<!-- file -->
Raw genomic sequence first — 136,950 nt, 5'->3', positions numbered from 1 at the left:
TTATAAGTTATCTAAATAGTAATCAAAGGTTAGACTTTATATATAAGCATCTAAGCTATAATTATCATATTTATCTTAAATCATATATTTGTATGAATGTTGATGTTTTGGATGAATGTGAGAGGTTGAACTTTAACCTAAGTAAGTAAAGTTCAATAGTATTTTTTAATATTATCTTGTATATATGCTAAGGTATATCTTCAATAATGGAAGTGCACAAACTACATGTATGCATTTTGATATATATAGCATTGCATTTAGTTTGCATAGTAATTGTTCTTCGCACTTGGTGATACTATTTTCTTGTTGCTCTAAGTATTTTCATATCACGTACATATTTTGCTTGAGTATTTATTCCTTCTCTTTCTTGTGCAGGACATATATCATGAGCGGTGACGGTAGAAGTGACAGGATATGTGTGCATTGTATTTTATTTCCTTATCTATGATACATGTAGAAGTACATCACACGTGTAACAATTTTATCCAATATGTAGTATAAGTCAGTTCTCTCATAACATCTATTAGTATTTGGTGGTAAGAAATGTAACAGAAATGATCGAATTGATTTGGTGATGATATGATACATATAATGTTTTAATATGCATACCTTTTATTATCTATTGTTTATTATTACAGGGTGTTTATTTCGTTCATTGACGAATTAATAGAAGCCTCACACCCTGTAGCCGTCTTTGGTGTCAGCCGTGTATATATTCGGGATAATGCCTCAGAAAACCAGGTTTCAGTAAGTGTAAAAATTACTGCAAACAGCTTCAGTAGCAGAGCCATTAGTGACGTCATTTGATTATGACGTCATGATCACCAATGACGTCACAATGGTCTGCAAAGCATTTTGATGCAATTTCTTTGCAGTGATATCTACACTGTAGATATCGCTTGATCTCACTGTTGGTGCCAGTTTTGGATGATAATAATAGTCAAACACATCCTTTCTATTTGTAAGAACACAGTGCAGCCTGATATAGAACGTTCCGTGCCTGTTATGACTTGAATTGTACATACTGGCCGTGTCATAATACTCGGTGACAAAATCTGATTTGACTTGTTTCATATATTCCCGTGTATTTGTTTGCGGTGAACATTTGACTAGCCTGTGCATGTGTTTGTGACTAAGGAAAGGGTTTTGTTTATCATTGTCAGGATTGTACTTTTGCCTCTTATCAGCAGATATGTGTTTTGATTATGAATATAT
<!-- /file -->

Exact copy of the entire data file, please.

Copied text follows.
Raw genomic sequence first — 136,950 nt, 5'->3', positions numbered from 1 at the left:
TTATAAGTTATCTAAATAGTAATCAAAGGTTAGACTTTATATATAAGCATCTAAGCTATAATTATCATATTTATCTTAAATCATATATTTGTATGAATGTTGATGTTTTGGATGAATGTGAGAGGTTGAACTTTAACCTAAGTAAGTAAAGTTCAATAGTATTTTTTAATATTATCTTGTATATATGCTAAGGTATATCTTCAATAATGGAAGTGCACAAACTACATGTATGCATTTTGATATATATAGCATTGCATTTAGTTTGCATAGTAATTGTTCTTCGCACTTGGTGATACTATTTTCTTGTTGCTCTAAGTATTTTCATATCACGTACATATTTTGCTTGAGTATTTATTCCTTCTCTTTCTTGTGCAGGACATATATCATGAGCGGTGACGGTAGAAGTGACAGGATATGTGTGCATTGTATTTTATTTCCTTATCTATGATACATGTAGAAGTACATCACACGTGTAACAATTTTATCCAATATGTAGTATAAGTCAGTTCTCTCATAACATCTATTAGTATTTGGTGGTAAGAAATGTAACAGAAATGATCGAATTGATTTGGTGATGATATGATACATATAATGTTTTAATATGCATACCTTTTATTATCTATTGTTTATTATTACAGGGTGTTTATTTCGTTCATTGACGAATTAATAGAAGCCTCACACCCTGTAGCCGTCTTTGGTGTCAGCCGTGTATATATTCGGGATAATGCCTCAGAAAACCAGGTTTCAGTAAGTGTAAAAATTACTGCAAACAGCTTCAGTAGCAGAGCCATTAGTGACGTCATTTGATTATGACGTCATGATCACCAATGACGTCACAATGGTCTGCAAAGCATTTTGATGCAATTTCTTTGCAGTGATATCTACACTGTAGATATCGCTTGATCTCACTGTTGGTGCCAGTTTTGGATGATAATAATAGTCAAACACATCCTTTCTATTTGTAAGAACACAGTGCAGCCTGATATAGAACGTTCCGTGCCTGTTATGACTTGAATTGTACATACTGGCCGTGTCATAATACTCGGTGACAAAATCTGATTTGACTTGTTTCATATATTCCCGTGTATTTGTTTGCGGTGAACATTTGACTAGCCTGTGCATGTGTTTGTGACTAAGGAAAGGGTTTTGTTTATCATTGTCAGGATTGTACTTTTGCCTCTTATCAGCAGATATGTGTTTTGATTATGAATATAT